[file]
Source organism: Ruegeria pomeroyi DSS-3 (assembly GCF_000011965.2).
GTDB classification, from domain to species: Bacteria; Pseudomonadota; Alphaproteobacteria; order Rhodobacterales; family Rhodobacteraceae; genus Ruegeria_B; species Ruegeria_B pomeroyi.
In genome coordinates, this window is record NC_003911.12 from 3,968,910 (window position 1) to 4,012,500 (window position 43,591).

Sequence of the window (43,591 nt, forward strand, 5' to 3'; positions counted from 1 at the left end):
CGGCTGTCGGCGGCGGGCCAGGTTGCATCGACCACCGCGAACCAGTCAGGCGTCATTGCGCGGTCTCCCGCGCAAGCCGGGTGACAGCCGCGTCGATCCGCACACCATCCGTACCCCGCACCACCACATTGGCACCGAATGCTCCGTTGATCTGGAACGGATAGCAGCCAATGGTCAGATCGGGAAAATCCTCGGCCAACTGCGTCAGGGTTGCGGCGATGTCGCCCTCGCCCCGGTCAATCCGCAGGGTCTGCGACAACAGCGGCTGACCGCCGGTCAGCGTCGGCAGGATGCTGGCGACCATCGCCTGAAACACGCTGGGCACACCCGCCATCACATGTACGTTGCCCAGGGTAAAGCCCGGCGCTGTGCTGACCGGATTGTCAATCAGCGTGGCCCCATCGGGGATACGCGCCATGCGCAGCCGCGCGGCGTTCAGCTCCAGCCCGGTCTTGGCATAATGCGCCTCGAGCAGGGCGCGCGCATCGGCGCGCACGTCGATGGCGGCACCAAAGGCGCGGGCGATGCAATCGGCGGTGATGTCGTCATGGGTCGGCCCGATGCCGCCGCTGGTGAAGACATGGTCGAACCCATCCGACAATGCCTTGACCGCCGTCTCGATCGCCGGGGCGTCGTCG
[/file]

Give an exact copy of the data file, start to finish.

Source organism: Ruegeria pomeroyi DSS-3 (assembly GCF_000011965.2).
GTDB classification, from domain to species: Bacteria; Pseudomonadota; Alphaproteobacteria; order Rhodobacterales; family Rhodobacteraceae; genus Ruegeria_B; species Ruegeria_B pomeroyi.
In genome coordinates, this window is record NC_003911.12 from 3,968,910 (window position 1) to 4,012,500 (window position 43,591).

Sequence of the window (43,591 nt, forward strand, 5' to 3'; positions counted from 1 at the left end):
CGGCTGTCGGCGGCGGGCCAGGTTGCATCGACCACCGCGAACCAGTCAGGCGTCATTGCGCGGTCTCCCGCGCAAGCCGGGTGACAGCCGCGTCGATCCGCACACCATCCGTACCCCGCACCACCACATTGGCACCGAATGCTCCGTTGATCTGGAACGGATAGCAGCCAATGGTCAGATCGGGAAAATCCTCGGCCAACTGCGTCAGGGTTGCGGCGATGTCGCCCTCGCCCCGGTCAATCCGCAGGGTCTGCGACAACAGCGGCTGACCGCCGGTCAGCGTCGGCAGGATGCTGGCGACCATCGCCTGAAACACGCTGGGCACACCCGCCATCACATGTACGTTGCCCAGGGTAAAGCCCGGCGCTGTGCTGACCGGATTGTCAATCAGCGTGGCCCCATCGGGGATACGCGCCATGCGCAGCCGCGCGGCGTTCAGCTCCAGCCCGGTCTTGGCATAATGCGCCTCGAGCAGGGCGCGCGCATCGGCGCGCACGTCGATGGCGGCACCAAAGGCGCGGGCGATGCAATCGGCGGTGATGTCGTCATGGGTCGGCCCGATGCCGCCGCTGGTGAAGACATGGTCGAACCCATCCGACAATGCCTTGACCGCCGTCTCGATCGCCGGGGCGTCGTCG